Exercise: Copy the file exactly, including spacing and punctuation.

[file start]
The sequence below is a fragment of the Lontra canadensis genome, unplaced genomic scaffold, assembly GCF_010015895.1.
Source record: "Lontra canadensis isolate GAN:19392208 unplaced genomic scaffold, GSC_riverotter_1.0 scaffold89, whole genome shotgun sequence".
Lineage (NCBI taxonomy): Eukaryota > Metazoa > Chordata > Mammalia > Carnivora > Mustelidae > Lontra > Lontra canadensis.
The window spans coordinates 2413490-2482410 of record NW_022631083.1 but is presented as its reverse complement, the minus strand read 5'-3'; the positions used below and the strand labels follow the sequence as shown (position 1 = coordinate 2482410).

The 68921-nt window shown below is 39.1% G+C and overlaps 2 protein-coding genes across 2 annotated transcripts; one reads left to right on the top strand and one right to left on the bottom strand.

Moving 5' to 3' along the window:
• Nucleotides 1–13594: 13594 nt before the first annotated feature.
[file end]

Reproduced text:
The sequence below is a fragment of the Lontra canadensis genome, unplaced genomic scaffold, assembly GCF_010015895.1.
Source record: "Lontra canadensis isolate GAN:19392208 unplaced genomic scaffold, GSC_riverotter_1.0 scaffold89, whole genome shotgun sequence".
Lineage (NCBI taxonomy): Eukaryota > Metazoa > Chordata > Mammalia > Carnivora > Mustelidae > Lontra > Lontra canadensis.
The window spans coordinates 2413490-2482410 of record NW_022631083.1 but is presented as its reverse complement, the minus strand read 5'-3'; the positions used below and the strand labels follow the sequence as shown (position 1 = coordinate 2482410).

The 68921-nt window shown below is 39.1% G+C and overlaps 2 protein-coding genes across 2 annotated transcripts; one reads left to right on the top strand and one right to left on the bottom strand.

Moving 5' to 3' along the window:
• Nucleotides 1–13594: 13594 nt before the first annotated feature.